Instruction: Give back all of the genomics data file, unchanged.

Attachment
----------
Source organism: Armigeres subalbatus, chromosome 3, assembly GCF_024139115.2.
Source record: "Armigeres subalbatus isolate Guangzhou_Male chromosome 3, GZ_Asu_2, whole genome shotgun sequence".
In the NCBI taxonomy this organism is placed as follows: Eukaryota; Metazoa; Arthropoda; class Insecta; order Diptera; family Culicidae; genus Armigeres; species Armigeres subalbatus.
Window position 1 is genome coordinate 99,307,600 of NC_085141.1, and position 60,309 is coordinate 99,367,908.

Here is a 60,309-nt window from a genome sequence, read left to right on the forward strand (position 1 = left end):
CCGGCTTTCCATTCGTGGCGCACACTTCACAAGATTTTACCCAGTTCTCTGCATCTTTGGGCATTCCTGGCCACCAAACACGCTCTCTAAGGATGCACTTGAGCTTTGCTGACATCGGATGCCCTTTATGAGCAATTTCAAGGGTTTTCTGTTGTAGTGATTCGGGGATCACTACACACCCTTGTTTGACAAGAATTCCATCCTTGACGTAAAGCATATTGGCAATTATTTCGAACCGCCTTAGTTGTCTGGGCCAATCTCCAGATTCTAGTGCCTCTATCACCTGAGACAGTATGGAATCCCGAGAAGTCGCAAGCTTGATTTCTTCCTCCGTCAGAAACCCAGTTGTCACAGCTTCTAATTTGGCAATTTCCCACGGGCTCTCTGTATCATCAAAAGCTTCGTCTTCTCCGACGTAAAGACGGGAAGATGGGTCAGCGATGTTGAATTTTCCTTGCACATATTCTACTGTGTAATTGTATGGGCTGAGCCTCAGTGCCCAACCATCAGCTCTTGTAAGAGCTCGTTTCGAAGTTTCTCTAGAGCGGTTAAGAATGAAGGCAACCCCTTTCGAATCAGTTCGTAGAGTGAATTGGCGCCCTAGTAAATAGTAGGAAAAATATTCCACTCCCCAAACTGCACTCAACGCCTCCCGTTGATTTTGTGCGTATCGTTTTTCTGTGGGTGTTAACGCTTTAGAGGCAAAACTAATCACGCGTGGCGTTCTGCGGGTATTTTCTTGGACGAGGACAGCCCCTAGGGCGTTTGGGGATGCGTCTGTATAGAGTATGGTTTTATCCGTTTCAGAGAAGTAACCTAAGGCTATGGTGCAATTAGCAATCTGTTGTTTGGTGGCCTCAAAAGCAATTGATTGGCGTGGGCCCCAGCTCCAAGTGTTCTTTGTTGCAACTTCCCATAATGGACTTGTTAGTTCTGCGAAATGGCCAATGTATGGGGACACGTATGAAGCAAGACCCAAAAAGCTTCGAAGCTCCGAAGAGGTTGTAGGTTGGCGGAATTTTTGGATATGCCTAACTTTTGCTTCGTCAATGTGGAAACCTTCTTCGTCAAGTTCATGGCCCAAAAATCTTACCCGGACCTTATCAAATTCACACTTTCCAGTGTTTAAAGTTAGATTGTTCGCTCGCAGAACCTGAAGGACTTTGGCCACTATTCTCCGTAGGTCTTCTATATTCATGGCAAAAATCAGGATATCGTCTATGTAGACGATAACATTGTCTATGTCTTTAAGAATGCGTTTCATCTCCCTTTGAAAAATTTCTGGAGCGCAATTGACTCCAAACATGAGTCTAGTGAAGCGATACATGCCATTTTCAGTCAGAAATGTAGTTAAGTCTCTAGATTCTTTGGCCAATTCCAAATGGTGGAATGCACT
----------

Source organism: Armigeres subalbatus, chromosome 3, assembly GCF_024139115.2.
Source record: "Armigeres subalbatus isolate Guangzhou_Male chromosome 3, GZ_Asu_2, whole genome shotgun sequence".
In the NCBI taxonomy this organism is placed as follows: Eukaryota; Metazoa; Arthropoda; class Insecta; order Diptera; family Culicidae; genus Armigeres; species Armigeres subalbatus.
Window position 1 is genome coordinate 99,307,600 of NC_085141.1, and position 60,309 is coordinate 99,367,908.

Here is a 60,309-nt window from a genome sequence, read left to right on the forward strand (position 1 = left end):
CCGGCTTTCCATTCGTGGCGCACACTTCACAAGATTTTACCCAGTTCTCTGCATCTTTGGGCATTCCTGGCCACCAAACACGCTCTCTAAGGATGCACTTGAGCTTTGCTGACATCGGATGCCCTTTATGAGCAATTTCAAGGGTTTTCTGTTGTAGTGATTCGGGGATCACTACACACCCTTGTTTGACAAGAATTCCATCCTTGACGTAAAGCATATTGGCAATTATTTCGAACCGCCTTAGTTGTCTGGGCCAATCTCCAGATTCTAGTGCCTCTATCACCTGAGACAGTATGGAATCCCGAGAAGTCGCAAGCTTGATTTCTTCCTCCGTCAGAAACCCAGTTGTCACAGCTTCTAATTTGGCAATTTCCCACGGGCTCTCTGTATCATCAAAAGCTTCGTCTTCTCCGACGTAAAGACGGGAAGATGGGTCAGCGATGTTGAATTTTCCTTGCACATATTCTACTGTGTAATTGTATGGGCTGAGCCTCAGTGCCCAACCATCAGCTCTTGTAAGAGCTCGTTTCGAAGTTTCTCTAGAGCGGTTAAGAATGAAGGCAACCCCTTTCGAATCAGTTCGTAGAGTGAATTGGCGCCCTAGTAAATAGTAGGAAAAATATTCCACTCCCCAAACTGCACTCAACGCCTCCCGTTGATTTTGTGCGTATCGTTTTTCTGTGGGTGTTAACGCTTTAGAGGCAAAACTAATCACGCGTGGCGTTCTGCGGGTATTTTCTTGGACGAGGACAGCCCCTAGGGCGTTTGGGGATGCGTCTGTATAGAGTATGGTTTTATCCGTTTCAGAGAAGTAACCTAAGGCTATGGTGCAATTAGCAATCTGTTGTTTGGTGGCCTCAAAAGCAATTGATTGGCGTGGGCCCCAGCTCCAAGTGTTCTTTGTTGCAACTTCCCATAATGGACTTGTTAGTTCTGCGAAATGGCCAATGTATGGGGACACGTATGAAGCAAGACCCAAAAAGCTTCGAAGCTCCGAAGAGGTTGTAGGTTGGCGGAATTTTTGGATATGCCTAACTTTTGCTTCGTCAATGTGGAAACCTTCTTCGTCAAGTTCATGGCCCAAAAATCTTACCCGGACCTTATCAAATTCACACTTTCCAGTGTTTAAAGTTAGATTGTTCGCTCGCAGAACCTGAAGGACTTTGGCCACTATTCTCCGTAGGTCTTCTATATTCATGGCAAAAATCAGGATATCGTCTATGTAGACGATAACATTGTCTATGTCTTTAAGAATGCGTTTCATCTCCCTTTGAAAAATTTCTGGAGCGCAATTGACTCCAAACATGAGTCTAGTGAAGCGATACATGCCATTTTCAGTCAGAAATGTAGTTAAGTCTCTAGATTCTTTGGCCAATTCCAAATGGTGGAATGCACT